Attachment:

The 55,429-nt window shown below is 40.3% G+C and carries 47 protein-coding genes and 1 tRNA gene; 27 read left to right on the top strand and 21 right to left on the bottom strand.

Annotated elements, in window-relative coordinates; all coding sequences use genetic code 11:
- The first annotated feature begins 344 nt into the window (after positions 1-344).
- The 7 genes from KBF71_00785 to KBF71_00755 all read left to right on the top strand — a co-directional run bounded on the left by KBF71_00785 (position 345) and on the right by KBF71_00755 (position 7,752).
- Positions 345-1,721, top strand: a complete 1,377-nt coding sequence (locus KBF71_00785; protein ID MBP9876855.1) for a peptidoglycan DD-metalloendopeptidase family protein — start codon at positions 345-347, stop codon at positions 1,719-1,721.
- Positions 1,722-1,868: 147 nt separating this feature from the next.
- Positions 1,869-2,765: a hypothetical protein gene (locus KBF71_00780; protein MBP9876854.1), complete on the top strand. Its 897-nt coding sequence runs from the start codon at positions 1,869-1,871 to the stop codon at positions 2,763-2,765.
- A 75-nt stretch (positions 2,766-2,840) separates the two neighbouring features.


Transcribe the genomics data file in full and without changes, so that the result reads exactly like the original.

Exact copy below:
The 55,429-nt window shown below is 40.3% G+C and carries 47 protein-coding genes and 1 tRNA gene; 27 read left to right on the top strand and 21 right to left on the bottom strand.

Annotated elements, in window-relative coordinates; all coding sequences use genetic code 11:
- The first annotated feature begins 344 nt into the window (after positions 1-344).
- The 7 genes from KBF71_00785 to KBF71_00755 all read left to right on the top strand — a co-directional run bounded on the left by KBF71_00785 (position 345) and on the right by KBF71_00755 (position 7,752).
- Positions 345-1,721, top strand: a complete 1,377-nt coding sequence (locus KBF71_00785; protein ID MBP9876855.1) for a peptidoglycan DD-metalloendopeptidase family protein — start codon at positions 345-347, stop codon at positions 1,719-1,721.
- Positions 1,722-1,868: 147 nt separating this feature from the next.
- Positions 1,869-2,765: a hypothetical protein gene (locus KBF71_00780; protein MBP9876854.1), complete on the top strand. Its 897-nt coding sequence runs from the start codon at positions 1,869-1,871 to the stop codon at positions 2,763-2,765.
- A 75-nt stretch (positions 2,766-2,840) separates the two neighbouring features.